Leading opposition figure Moise Katumbi warned against any move that sought to gain time for Kabila or weaken the accord
The demand touches on a key phase for implementing a historic deal, forged on New Year's Eve, for hauling Democratic Republic of Congo out of a dangerous impasse.
Mediated by the Roman Catholic Church, the accord sketches a timetable under which Kabila will stay in office before new elections are held.
The coalition said the mediation mandate had to be renewed and approved by Kabila himself in exchange for the government to discuss transition arrangements.
"The bishops must first present the report ... to the president, who must reconfirm, using his discretionary powers, the bishops' mandate," said coalition secretary general Aubin Minaku.
"It's time to respect the prerogatives of the president of the Republic, and the constitution and institutions," he added.
Leading opposition figure Moise Katumbi warned against any move that sought to gain time for Kabila or weaken the accord.
"Any foot-dragging, tricks or blocking manoeuvres will not be tolerated," Katumbi, who lives abroad, said in a statement.
The bishops have asked both sides to submit written proposals Wednesday on arrangements for issues including the naming a new prime minister and the size of the government.
Under the country's constitution, Kabila should have left office on December 20 at the end of his second and final mandate, but he has shown no sign of wanting to step down.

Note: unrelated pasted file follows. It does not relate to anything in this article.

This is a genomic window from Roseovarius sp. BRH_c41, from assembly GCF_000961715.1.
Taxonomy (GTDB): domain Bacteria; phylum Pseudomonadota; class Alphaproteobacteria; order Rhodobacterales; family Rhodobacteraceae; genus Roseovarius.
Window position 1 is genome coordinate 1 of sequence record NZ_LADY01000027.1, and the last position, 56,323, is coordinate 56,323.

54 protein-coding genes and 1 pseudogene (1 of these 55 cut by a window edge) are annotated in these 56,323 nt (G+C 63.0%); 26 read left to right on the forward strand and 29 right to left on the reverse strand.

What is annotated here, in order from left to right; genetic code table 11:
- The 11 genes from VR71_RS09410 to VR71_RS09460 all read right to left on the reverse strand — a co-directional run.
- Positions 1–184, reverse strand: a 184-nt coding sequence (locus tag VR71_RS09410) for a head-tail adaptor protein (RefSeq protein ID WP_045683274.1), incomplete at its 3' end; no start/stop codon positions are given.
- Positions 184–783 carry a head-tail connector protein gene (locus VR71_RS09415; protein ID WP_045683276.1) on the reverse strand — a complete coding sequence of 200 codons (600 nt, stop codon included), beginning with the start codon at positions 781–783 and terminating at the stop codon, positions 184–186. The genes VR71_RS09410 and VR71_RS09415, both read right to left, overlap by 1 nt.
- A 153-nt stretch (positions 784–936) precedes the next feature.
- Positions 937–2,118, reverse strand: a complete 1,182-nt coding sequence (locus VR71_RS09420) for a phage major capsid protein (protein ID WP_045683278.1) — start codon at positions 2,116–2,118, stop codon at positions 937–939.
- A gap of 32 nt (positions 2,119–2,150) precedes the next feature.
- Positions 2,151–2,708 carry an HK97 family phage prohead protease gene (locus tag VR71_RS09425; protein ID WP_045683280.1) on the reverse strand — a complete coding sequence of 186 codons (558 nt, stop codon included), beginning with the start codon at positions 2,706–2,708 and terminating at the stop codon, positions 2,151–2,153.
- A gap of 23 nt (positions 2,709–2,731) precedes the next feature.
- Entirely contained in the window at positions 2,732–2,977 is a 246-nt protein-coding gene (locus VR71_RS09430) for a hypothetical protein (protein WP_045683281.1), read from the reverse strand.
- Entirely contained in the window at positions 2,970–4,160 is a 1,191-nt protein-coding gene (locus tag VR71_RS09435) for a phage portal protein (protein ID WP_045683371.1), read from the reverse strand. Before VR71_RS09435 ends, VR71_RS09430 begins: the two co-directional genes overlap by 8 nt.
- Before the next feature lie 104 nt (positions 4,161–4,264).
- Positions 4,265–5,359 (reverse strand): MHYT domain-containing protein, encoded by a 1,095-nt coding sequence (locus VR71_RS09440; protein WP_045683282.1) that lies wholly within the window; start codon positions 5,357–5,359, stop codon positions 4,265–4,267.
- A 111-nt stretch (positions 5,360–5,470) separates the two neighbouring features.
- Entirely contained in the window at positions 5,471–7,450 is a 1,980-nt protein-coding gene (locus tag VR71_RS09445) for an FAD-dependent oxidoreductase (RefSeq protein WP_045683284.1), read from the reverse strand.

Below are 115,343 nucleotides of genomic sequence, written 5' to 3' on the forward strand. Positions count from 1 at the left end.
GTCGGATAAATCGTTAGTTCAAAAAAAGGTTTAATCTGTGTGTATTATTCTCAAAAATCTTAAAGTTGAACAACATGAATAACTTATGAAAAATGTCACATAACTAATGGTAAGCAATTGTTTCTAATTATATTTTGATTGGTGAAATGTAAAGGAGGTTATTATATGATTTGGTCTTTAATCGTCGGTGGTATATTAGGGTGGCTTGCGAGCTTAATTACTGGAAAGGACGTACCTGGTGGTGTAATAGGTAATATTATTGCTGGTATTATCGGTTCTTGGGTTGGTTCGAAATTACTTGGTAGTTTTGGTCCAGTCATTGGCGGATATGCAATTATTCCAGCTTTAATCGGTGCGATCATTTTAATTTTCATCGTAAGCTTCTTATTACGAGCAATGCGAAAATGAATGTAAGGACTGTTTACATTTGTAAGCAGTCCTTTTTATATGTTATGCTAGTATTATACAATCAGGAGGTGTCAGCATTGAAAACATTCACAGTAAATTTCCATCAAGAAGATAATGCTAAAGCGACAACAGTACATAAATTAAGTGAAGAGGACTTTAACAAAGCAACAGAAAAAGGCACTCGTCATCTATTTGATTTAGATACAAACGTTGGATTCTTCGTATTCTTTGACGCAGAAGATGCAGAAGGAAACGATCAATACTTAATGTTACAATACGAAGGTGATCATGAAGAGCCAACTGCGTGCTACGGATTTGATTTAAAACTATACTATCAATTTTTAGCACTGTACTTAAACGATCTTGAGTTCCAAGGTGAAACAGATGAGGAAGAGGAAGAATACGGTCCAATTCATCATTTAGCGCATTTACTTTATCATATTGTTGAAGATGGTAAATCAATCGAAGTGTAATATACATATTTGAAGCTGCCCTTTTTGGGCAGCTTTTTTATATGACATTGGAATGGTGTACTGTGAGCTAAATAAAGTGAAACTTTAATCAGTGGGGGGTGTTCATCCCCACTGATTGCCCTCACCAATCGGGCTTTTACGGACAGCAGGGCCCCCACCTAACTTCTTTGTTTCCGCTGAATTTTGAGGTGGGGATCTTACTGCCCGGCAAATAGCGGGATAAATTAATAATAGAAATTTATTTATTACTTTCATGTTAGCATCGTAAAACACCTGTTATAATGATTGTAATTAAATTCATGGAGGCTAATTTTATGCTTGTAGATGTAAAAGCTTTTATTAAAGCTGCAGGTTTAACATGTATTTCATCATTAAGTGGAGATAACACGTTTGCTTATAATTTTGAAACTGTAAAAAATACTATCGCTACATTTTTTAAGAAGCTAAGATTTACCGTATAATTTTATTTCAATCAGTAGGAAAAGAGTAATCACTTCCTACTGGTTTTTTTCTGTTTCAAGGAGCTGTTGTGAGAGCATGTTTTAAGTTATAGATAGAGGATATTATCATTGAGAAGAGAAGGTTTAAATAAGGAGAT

Scores of people died in clashes in the runup to the deadline, prompting the church, which wields considerable clout, to ramp up efforts for a political solution.
Under the deal, 45-year-old Kabila will stay in power until elections are held "at the end of 2017."
During the 12-month period, a transitional body will be set up, headed by the 84-year-old opposition leader Etienne Tshisekedi, and a prime minister will be named from opposition ranks.
Christophe Lutundula, who signed the agreement for the opposition, said the next talks would be about "specific arrangements" for the transitional body, named the National Council for Overseeing the Electoral Agreement and Process (CNSAP).
Issues include methods for appointing CNSAP's 28 members and "the composition of the (transitional) government," Lutundula told AFP.
Kabila took office after his father Laurent was assassinated in 2001 at the height of the Second Congo War.
He was confirmed as leader in 2006 during the first free elections since independence, and re-elected for a second term in 2011 in a vote marred by accusations of fraud.
Endowed with natural resources but chronically poor, sapped by corruption and politically unstable, the Democratic Republic of Congo has never witnessed a peaceful transfer of power since it gained independence from Belgium in 1960.
The former colonial ruler has joined others in the international community in piling pressure on the political factions to stick to the agreement.